Oral cancer is a major public health problem in South-Central Asia, home to one fifth of the world's population. In most regions of India, it is the most common cancer in men and the third most common cancer in women. Prevention is an effective tool to reduce disease burden on society and may offer particular advantages in developing countries.
The primary and secondary oral cancer prevention efforts in India were reviewed and presented. In addition, the scope of the oral cancer problem and the tobacco industry in India are discussed, and the chief etiologies in the region are summarized.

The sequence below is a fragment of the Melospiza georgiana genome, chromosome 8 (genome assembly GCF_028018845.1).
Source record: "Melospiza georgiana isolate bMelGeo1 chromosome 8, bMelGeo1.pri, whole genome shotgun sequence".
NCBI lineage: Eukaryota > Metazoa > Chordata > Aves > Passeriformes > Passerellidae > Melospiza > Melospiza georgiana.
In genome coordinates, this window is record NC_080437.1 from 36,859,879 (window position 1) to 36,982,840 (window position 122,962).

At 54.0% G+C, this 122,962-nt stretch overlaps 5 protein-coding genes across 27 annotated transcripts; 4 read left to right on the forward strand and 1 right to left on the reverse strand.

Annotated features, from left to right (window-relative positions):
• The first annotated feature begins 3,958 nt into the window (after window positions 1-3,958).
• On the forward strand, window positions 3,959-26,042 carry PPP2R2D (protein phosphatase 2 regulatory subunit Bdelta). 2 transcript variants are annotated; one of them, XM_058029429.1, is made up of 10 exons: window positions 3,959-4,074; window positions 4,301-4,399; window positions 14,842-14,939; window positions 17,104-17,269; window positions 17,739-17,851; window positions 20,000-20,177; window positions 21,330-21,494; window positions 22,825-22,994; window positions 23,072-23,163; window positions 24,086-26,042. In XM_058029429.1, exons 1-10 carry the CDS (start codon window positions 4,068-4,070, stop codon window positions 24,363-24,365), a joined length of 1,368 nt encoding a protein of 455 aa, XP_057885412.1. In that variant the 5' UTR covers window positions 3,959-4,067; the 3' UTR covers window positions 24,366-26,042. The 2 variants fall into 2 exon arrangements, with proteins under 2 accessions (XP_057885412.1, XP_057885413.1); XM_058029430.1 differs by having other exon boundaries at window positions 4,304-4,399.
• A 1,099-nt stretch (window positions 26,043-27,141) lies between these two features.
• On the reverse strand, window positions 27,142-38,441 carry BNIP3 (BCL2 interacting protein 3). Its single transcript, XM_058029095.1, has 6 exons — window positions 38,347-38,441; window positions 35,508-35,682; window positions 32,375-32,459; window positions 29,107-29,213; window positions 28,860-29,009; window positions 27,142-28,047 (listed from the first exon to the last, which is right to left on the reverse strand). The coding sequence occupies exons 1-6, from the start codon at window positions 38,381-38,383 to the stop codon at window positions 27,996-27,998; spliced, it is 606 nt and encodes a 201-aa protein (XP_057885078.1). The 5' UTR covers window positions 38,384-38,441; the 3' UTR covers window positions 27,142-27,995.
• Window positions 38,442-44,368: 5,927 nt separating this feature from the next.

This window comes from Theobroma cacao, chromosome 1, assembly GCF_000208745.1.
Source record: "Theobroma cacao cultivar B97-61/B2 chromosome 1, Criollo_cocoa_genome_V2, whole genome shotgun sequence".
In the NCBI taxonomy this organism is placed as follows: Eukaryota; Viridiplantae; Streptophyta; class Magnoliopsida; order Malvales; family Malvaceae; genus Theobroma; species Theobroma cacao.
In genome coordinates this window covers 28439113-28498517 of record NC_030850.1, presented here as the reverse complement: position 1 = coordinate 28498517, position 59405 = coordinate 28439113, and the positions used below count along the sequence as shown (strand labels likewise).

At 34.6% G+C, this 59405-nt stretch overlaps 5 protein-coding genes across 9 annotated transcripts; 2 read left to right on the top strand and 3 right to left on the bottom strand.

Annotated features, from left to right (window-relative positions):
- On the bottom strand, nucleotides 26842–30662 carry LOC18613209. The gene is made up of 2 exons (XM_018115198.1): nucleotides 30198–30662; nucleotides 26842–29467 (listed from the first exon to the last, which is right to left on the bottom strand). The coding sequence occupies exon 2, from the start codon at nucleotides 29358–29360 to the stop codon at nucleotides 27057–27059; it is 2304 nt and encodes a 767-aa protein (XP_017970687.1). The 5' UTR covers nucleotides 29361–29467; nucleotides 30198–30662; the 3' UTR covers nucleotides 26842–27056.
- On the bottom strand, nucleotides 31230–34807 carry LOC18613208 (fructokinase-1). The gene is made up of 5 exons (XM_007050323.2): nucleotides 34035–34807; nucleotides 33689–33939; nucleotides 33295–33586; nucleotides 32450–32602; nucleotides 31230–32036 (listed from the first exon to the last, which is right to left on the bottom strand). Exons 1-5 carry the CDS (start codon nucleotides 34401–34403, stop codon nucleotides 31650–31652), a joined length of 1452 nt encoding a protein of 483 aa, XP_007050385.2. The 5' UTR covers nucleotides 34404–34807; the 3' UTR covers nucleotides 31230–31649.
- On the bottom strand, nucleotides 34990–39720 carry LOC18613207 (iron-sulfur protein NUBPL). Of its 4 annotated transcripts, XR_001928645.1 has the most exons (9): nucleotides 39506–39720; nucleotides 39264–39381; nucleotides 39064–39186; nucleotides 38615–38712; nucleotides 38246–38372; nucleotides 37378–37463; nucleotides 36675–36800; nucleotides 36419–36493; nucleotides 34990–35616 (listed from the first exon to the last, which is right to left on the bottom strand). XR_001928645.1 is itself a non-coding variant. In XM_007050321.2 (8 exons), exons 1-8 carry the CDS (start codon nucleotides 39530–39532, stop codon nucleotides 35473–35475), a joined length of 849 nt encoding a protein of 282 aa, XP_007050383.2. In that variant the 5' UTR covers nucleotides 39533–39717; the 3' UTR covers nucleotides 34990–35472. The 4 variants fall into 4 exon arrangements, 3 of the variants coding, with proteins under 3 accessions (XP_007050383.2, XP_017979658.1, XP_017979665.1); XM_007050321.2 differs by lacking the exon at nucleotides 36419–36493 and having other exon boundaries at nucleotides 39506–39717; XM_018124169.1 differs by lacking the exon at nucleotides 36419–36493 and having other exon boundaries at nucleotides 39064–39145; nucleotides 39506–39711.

Results and Conclusions.
The effectiveness of these prevention efforts provides an excellent social/behavioral model for similar programs in other developing countries. Furthermore, similar programs may also be applicable to certain populations in schools or industries in the developed world. © 2004 Wiley Periodicals, Inc. Head Neck26: 937–944, 2004